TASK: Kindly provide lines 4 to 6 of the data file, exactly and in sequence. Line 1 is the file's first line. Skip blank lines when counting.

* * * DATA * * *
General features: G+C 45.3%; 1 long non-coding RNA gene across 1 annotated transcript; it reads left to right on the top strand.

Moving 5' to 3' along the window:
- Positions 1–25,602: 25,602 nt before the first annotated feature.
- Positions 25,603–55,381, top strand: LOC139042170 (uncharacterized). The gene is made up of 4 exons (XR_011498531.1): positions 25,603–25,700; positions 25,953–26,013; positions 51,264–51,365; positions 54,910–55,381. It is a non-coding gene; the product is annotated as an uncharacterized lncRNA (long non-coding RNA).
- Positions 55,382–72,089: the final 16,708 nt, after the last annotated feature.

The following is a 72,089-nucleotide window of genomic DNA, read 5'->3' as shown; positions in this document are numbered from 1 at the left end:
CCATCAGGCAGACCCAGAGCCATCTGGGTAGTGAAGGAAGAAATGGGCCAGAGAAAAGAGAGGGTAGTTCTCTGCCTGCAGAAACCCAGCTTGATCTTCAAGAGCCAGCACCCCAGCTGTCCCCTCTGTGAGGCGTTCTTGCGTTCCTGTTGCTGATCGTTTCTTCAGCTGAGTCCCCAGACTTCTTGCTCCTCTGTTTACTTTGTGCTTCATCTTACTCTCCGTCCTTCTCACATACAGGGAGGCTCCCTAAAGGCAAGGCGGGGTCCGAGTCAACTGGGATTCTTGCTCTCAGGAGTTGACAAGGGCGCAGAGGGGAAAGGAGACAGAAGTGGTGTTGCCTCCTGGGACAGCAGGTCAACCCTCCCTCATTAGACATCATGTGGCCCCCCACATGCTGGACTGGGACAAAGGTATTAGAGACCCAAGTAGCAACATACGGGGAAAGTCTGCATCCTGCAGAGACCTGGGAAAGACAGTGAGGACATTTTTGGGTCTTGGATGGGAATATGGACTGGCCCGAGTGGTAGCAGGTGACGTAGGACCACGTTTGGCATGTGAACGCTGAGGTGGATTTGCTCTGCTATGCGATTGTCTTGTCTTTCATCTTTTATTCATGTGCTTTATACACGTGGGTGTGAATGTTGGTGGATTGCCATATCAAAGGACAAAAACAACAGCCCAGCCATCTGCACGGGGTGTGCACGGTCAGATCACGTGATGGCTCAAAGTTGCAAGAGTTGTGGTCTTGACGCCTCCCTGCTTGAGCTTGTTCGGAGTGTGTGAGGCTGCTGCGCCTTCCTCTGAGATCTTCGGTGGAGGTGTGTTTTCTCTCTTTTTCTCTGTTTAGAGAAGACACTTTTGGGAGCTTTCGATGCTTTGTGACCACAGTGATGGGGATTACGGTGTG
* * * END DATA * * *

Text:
- Positions 25,603–55,381, top strand: LOC139042170 (uncharacterized). The gene is made up of 4 exons (XR_011498531.1): positions 25,603–25,700; positions 25,953–26,013; positions 51,264–51,365; positions 54,910–55,381. It is a non-coding gene; the product is annotated as an uncharacterized lncRNA (long non-coding RNA).
- Positions 55,382–72,089: the final 16,708 nt, after the last annotated feature.

The following is a 72,089-nucleotide window of genomic DNA, read 5'->3' as shown; positions in this document are numbered from 1 at the left end: